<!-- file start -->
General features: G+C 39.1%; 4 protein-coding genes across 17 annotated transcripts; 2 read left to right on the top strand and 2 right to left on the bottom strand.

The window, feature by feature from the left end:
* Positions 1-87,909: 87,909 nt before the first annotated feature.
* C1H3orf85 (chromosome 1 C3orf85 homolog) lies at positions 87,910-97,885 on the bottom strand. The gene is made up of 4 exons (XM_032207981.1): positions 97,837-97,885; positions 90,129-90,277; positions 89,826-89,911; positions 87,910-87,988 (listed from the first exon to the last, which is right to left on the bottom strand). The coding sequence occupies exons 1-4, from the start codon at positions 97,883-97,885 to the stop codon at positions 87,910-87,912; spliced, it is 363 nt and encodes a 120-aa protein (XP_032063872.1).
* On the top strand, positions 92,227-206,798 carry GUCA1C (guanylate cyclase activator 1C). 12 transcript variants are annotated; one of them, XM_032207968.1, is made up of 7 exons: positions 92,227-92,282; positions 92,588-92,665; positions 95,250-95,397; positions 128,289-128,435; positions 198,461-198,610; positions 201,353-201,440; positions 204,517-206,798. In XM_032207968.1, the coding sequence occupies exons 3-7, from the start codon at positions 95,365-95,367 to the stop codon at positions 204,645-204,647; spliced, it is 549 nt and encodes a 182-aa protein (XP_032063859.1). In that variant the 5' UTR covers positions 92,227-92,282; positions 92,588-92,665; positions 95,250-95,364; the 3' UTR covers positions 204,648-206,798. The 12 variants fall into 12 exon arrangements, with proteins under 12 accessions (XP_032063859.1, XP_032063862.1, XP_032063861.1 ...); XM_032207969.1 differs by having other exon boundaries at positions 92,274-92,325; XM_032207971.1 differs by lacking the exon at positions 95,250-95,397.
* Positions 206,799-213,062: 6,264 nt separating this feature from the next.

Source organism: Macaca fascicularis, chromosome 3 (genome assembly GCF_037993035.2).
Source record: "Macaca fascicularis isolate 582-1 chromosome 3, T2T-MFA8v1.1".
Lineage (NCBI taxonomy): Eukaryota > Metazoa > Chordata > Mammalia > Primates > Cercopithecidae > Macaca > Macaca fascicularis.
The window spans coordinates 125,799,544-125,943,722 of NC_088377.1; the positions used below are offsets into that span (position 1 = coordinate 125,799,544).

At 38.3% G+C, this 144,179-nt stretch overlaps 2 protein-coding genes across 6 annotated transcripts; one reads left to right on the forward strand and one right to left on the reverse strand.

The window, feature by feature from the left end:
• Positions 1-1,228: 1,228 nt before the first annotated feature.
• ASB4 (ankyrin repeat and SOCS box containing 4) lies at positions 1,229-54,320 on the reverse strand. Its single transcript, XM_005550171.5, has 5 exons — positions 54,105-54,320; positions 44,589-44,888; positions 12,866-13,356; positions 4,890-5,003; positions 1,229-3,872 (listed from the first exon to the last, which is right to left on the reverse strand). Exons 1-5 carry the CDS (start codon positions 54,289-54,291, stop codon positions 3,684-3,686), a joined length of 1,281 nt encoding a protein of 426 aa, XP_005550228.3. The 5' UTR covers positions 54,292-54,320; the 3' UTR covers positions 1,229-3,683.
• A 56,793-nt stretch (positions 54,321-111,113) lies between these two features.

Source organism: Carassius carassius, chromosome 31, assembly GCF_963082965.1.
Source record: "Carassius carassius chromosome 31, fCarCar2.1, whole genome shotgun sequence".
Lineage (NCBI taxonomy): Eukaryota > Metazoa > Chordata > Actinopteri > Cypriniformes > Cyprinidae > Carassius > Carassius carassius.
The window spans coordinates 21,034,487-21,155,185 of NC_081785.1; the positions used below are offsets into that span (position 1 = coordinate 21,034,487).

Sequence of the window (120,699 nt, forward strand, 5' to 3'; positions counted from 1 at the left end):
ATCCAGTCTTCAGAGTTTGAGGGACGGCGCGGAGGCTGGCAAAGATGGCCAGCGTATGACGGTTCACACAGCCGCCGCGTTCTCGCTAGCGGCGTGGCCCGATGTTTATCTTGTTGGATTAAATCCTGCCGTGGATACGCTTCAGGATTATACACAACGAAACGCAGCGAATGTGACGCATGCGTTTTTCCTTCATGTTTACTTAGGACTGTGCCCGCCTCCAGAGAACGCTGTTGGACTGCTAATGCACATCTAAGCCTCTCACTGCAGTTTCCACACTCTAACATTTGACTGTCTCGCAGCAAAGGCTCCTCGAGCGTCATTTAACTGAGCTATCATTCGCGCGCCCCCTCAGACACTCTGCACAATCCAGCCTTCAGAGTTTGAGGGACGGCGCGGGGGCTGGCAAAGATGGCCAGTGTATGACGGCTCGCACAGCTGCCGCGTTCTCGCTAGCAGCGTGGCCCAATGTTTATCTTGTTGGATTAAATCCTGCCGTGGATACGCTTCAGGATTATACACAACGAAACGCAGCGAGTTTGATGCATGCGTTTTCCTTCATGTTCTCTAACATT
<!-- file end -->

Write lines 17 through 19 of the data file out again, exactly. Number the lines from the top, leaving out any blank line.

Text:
Source record: "Carassius carassius chromosome 31, fCarCar2.1, whole genome shotgun sequence".
Lineage (NCBI taxonomy): Eukaryota > Metazoa > Chordata > Actinopteri > Cypriniformes > Cyprinidae > Carassius > Carassius carassius.
The window spans coordinates 21,034,487-21,155,185 of NC_081785.1; the positions used below are offsets into that span (position 1 = coordinate 21,034,487).